jumpinkate

Jumpin’ Kate Turns 50 | Q&A | X-Rated

Kate Logan, known by her stage name "Jumpin' Kate," has been a Lincoln staple for the last 20 years, earning the nickname "Matriarch of Rock." She's released 11 albums over the last 20 years, and is one of the only female sound techs to work regularly in Nebraska.

A Lincoln native, Logan graduated from Nebraska Wesleyan University and taught drama for 13 years. After a three-year stint teaching in Las Vegas, she's back in Lincoln, playing her mix of original music and covers around the area.

This Sunday, she celebrates her 50th birthday with a bash at Duggan's Pub, 11th and K streets in Lincoln. The party features Jumpin' Kate bands like Cool Riddum and JK and the Naked Reserves and runs from 5 to 11 p.m. Proceeds will go to Friendship Home, which serves domestic violence victims.

Check out the interview below for Logan's favorite Nebraska band, her experiences as a sound tech and her views on being an older musican.

Listen to Logan's music on her MySpace page.

Hear Nebraska: First, give me a little background about yourself. When/why did you start playing music?

Kate Logan: My whole family is musical. I remember long boat rides at Fremont Lakes, singing old songs with the family. My mom and dad have sung in church choirs and madrigals for decades, my brother was a concert pianist with a Ph.D in music therapy, my sister is the bass player and singer in her country band.  Yeah, lots of early influence right there …

HN: Describe your sound in 10 words — adjectives, adverbs, prepositions, etc. Doesn't have to be a sentence, just any 10 words.

KL: Mindful, restorative, gets you thinking, melodic, catchy tunes, powerful voice.

HN: You've been playing for a while now — how has your sound evolved over the years? What are some major influences?

KL: Gosh, I don’t know how to talk to that, evolution of sound, except that I think each album I’ve recorded gets better and better. 

Some major influences would be all the old folk groups of the '60s that I listened to and sang to with my mom and dad’s record collection. Then came The Beatles, James Taylor, Joni Mitchell, Joan Baez, Minnie Ripperton, Phoebe Snow, The Moody Blues, Blood Sweat & Tears, Santana, ZZ Top, Bonnie Raitt, countless Motown and Michael Jackson hits — these were the artists I would listen to over and over again.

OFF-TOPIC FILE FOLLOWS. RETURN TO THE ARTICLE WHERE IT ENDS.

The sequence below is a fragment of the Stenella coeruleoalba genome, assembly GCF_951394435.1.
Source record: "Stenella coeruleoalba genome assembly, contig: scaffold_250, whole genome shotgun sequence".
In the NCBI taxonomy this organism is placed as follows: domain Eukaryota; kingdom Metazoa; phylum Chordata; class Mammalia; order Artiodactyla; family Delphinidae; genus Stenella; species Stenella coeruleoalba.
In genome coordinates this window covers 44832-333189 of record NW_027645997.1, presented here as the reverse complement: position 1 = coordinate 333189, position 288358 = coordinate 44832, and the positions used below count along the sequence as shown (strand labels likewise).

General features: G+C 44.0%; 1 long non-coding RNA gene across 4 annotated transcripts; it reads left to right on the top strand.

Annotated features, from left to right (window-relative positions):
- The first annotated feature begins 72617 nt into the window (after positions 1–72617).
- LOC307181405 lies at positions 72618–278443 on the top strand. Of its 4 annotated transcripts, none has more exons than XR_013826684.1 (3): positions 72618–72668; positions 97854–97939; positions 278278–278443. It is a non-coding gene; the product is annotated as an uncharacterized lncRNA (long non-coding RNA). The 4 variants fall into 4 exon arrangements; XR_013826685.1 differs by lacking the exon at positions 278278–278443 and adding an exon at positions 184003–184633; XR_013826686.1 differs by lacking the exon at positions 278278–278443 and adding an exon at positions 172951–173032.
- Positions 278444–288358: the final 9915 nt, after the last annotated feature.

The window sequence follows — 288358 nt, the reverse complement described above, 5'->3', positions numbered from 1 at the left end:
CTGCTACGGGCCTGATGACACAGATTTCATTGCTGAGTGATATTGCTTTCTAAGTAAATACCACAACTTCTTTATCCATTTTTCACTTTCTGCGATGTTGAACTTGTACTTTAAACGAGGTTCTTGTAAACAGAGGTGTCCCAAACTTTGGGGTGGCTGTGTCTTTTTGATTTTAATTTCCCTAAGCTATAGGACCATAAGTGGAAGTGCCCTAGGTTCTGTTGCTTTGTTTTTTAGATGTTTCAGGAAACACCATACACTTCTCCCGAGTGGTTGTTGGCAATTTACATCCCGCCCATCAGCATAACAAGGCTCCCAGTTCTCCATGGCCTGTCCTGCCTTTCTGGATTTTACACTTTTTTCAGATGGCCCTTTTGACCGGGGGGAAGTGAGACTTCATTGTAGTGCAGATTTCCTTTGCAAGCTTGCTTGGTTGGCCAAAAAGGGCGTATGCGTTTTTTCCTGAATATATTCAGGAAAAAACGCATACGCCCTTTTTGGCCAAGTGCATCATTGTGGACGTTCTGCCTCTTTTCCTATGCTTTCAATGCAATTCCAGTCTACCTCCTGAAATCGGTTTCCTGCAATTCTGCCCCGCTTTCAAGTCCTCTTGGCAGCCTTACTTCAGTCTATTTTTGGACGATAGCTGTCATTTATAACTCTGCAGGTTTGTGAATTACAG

I’m also a huge fan of Barbara Streisand, Judy Garland and Steve & Eydie Gormé and Bob Marley. … (Also) Mozart, Bach and Beethoven — I played piano and violin for years. … Kind of runs the gamut.

HN: How did you get into doing sound?

KL: It’s been an interesting process, gathering over 25 years of experience running sound for my bands, for other bands and performers, on all sorts of equipment, in all sorts of venues, big and small.

I’ve been producing my own albums since 1986: hours in the recording studio, working side by side with six different sound engineers, tweaking the EQ, trying to get the sound you want. These experiences brought me to running a soundboard with confidence, and in such a way that I feel as though I’m keenly aware of how to make a band sound good.

HN: There aren't many female sound techs in Nebraska; going along with that, have you ever felt you were treated differently, either as a sound person or as a musician, because of your gender? 

KL: Oh yes, I’m treated differently — but it just goes with the territory of being out there in so many different scenarios of playing music. … I think I’m gonna have to write a book, there’s so much to say.  I can say that I feel like I belong in the world of music, I have a confident sense of belongingness, no matter what attitudes I run across.

HN: There aren't a ton of Nebraska musicians who continue to play music past a certain age — Domestica comes to mind, as well as some blues artists in town — but they seem to be the exception.

Yet here you are, celebrating your 50th birthday and still going strong. Why do you think regularly performing musicians in Lincoln tend to be younger? Or is it simply that they receive the most attention?

KL: No, everybody comes along in their own time … and gets the attention they get, all in good measure.

I don’t think anybody is tending to be younger — they are just young, and ready to rock 'n' roll. I myself didn’t really get out playing until my mid-20s, (and) I expect to keep rockin’ till the day I die. Love to sing! Love to play!

HN: Any advice for younger musicians?

KL: Practice.

HN: Who are some of your favorite Nebraska bands?

KL: Favorite band is hard to say. I'll say the Jerry Pranksters.

HN: What are your plans for the future?

KL: Currently, I’m performing at solo at local wineries, playing little towns with my duo all over Nebraska and playing bigger festivals with my band, Jumpin Kate and the Naked Reserves — and I am having the time of my life! I want to keep doing that. 

I’ve also written about 20 cute, fifteen-second songs at my preschool! I continue to write songs in my spare time. Time to make a new album!

Hilary Stohs-Krause is in the midst of spring clearning — Tilly and the Wall and When in Rome are the current soundtrack. She gets her local music fix through HN and as a cocktail waitress at Duffy's Tavern. For more on Nebraska ladies making music, tune into the "X-Rated: Women in Music" radio show every Thursday from 1:05 to 3 p.m. CST at 89.3 FM KZUM in Lincoln or streaming live at kzum.org. Find it on Facebook at facebook.com/xmusicnebraska.